Yet another place where nuanced understanding benefits more than blanket statements!

Patriarchy is a bit different than patrilineal. Tracing family through the father is patrilineal. Many hunter-gather societies are matrilineal, in which family is traced through the mother. In those societies, the leading male authority for a child is the mother’s brother. It’s possible for a society to be matrilineal, but headed by male chiefs. Chiefdom in those cases will not necessarily be inherited by the chief’s son.

The question of male “power” in our current society is a good one. Power to do what? is a question that is worth asking.

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[quote=“robert.bunge, post:6, topic:39444”]
Power to do what?
Robb Smith’s “Evolution of Social Power” discusses different forms of social power emerging( at each stage of development, which is applicable to your question I think. Click on each of the powers to expand it for definition/description.

If I understand Robb correctly, the power to “convene” is the leading power right now.

Lately I finished reading a book by Peter Turchin, End Times, on long-term social history. Turchin sorts power into four types: force, wealth, administrative, ideological. I would map Robb’s power to convene as a sort of ideological power.

To me, this is all about the Internet and mass global communications. In an information age, influencers have the most influence. There are situations, of course, in which naked force rules. Likewise, wealth can buy its way into other types of power. Administration (ie bureaucracy) can often be a law unto itself. But let’s suppose Robb is correct about the power to convene. Are women at any disadvantage? (Says the guy with a female boss and who volunteers for two female-led organizations.)

You work in IT I believe, so you’re probably in a better position than I am to answer this. The tech field overall in terms of creators and developers and coders is dominated by men with big pay, big power, and big status. Looking at a few stats, for the year 2019, women held 18% of top management positions globally in AI companies and start-ups, and in the US in 2023, 23% of software engineers were women. While 65-70% of work in the tech field overall is performed by women, these on the whole are “people-skills” jobs with lower pay, marginal status, and invisibility. Some studies have pointed out that 71% of employees likely to lose jobs due to AI are women.

As for users, with the exception of Twitter (X) which is male dominated (63-68% in the U.S., 71% globally in June 2023), males and females are pretty evenly represented on social media sites.

Of course, the MeToo movement is women-led, and the founders of Black Lives Matter are women.

While the power to convene may be the most recent emergent type of social power (excluding Integral), the other forms of social power that Robb’s article speaks to are still with us, and I think an argument can be made for women being at disadvantage in some of these. For instance, the power to contract: women were only granted the right to open a bank account on their own in 1974. In education, women were first allowed into Harvard Medical School in 1945 and to Harvard Law School in 1950 (even though they had been petitioning to do so since 1871.) A woman has never been president and women have 130 years less experience than men with the right to vote and in the electoral process. So this is sort of a generational loss similar to what scholars point to re: Blacks having experienced generational loss of wealth due to not being able to own property and red-lining. Only 52 or 10.4% of the Fortune 500 companies have female CEOs. The vast majority of religious leaders are men. So women have some catching up to do in almost all of these areas, if they choose to and culture supports that.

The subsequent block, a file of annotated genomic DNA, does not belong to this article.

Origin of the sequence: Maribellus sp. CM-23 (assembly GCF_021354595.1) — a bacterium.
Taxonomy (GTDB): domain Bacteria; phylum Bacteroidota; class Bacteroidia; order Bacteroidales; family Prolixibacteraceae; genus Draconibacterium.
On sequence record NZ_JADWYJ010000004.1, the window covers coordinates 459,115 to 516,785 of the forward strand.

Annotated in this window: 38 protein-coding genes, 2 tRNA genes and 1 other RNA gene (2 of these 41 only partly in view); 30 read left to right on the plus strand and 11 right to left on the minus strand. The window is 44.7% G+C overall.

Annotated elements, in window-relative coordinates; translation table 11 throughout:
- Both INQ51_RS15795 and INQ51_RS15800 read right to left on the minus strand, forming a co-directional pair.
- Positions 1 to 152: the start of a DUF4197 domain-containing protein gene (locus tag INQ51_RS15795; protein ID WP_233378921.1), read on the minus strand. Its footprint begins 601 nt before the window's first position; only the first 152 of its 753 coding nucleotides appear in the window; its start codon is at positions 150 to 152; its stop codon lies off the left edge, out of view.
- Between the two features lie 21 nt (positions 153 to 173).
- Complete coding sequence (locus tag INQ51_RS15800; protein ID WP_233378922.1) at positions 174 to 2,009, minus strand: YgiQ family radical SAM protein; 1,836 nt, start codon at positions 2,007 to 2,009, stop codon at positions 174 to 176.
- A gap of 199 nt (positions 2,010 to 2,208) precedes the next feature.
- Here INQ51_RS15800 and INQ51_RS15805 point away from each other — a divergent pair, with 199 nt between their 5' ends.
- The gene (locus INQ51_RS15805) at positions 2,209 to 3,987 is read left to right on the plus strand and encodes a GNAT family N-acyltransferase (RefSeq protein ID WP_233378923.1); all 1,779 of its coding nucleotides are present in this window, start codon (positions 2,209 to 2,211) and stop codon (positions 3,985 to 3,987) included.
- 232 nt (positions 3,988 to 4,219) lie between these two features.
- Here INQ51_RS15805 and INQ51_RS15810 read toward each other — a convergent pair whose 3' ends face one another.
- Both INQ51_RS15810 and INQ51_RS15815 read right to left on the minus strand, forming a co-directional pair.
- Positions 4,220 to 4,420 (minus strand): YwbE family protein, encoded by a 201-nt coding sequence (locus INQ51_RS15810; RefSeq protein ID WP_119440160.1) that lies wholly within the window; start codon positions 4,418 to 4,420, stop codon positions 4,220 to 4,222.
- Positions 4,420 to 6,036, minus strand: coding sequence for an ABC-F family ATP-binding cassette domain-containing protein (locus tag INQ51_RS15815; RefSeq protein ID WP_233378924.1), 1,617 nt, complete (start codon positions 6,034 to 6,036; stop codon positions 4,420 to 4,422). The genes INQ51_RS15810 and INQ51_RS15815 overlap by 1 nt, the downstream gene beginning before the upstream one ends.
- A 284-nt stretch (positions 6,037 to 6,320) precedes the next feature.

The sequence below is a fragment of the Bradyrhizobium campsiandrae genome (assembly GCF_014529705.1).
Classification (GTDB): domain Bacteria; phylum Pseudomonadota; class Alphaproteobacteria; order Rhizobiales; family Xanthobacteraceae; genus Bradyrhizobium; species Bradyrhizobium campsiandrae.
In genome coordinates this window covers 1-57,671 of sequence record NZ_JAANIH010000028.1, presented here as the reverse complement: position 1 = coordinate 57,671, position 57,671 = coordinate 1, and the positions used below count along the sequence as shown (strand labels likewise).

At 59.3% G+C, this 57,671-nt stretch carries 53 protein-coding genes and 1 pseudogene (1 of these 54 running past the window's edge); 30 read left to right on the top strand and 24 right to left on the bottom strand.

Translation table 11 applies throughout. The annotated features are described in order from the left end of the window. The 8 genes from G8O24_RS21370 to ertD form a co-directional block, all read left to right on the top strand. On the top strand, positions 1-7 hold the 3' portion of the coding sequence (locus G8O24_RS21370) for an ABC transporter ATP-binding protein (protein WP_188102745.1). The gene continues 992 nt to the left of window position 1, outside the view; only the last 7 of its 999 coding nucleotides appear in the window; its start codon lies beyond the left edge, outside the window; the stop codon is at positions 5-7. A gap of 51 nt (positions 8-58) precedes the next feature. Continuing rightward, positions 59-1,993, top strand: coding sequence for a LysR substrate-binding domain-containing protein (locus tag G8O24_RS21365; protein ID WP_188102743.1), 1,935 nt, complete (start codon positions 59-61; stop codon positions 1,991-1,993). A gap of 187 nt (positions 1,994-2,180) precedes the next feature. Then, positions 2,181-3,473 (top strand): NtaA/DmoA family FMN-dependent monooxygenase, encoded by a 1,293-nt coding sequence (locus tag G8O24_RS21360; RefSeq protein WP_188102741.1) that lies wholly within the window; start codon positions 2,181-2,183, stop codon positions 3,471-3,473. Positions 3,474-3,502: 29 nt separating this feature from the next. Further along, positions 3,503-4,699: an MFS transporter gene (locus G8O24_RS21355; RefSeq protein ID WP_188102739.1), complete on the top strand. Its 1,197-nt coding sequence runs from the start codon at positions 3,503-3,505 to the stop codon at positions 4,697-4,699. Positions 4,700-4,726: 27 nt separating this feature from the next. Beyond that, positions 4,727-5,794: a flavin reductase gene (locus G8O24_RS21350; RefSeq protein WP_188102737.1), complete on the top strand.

No argument with any of that. Here is some content we will be working with in one of my upcoming courses:

All the organizations I work with are education-focused. Female leadership in education is fairly prevalent, because historically women were steered into teaching, and more recently, women are earning more degrees.

My overall perspective is very forward looking. If nuclear armed warrior culture does not blow us all up in the next several decades, the best prospect for a long term human run on this planet is some sort of circular economics with a focus on cohesive communities. Female leadership in that evolution will be both desirable and necessary. Not ruling out male leadership - but we can use all the talent we can get.

In the discussion of the term patriarchy, it was alleged that rights were first given to white men; then to white women; then non-white people, progressively including smaller and smaller demographics. My understanding as an American woman is that women’s rights and privileges generally lag behind rights given to both white and black men, both historically and presently… Black men were given the vote in 1870. Women got the vote in 1920. Black men were allowed to play in integrated sports teams in the post-world war II era. Women althletes are only now beginning to gain respect and address equal pay issues. The assertion that patriaracy was a real thing when women first entered the workforce during first wave feminism but it’s not really a thing now is patently absurd.

Hi Karen, good historical perspective. Dare I say - a powerful perspective. It’s pretty clear from recent US politics that women’s rights are not all the way here yet. There are however some indications that women’s rights are gaining a bit of momentum lately. I think what Corey and Keith were pointing at (if a bit crookedly based on your corrected set of facts) is that womens’ equality needed industrialism and postindustrialism to seem viable - even to women. Maybe especially to women. I lately plowed through a few generations of family genealogy in preparation for a family reunion and damn! - was life ever hard! Women and men both had to break their backs just to have a home and a reliable meal. In the US, most of us are beyond that now, so we have the luxury of having identity crises or worrying about ideology. Our forebears lived in a less mediated world. So, yeah, womens’ right to vote was late in showing up (and my grandmother and her sisters were very happy when it did). I used to teach US History and what the textbook said (I have not checked a lot of original sources on this) is that women’s suffrage got through male-dominated legislatures of time because white male voters trusted white female voters more than they trusted immigrants. That seems plausible - US government has never been an exercise of pure idealism. Anyway, if women align politically in favor of women, and men split roughly down the middle, women’s issues will win. Some recent elections appear to suggest this is happening.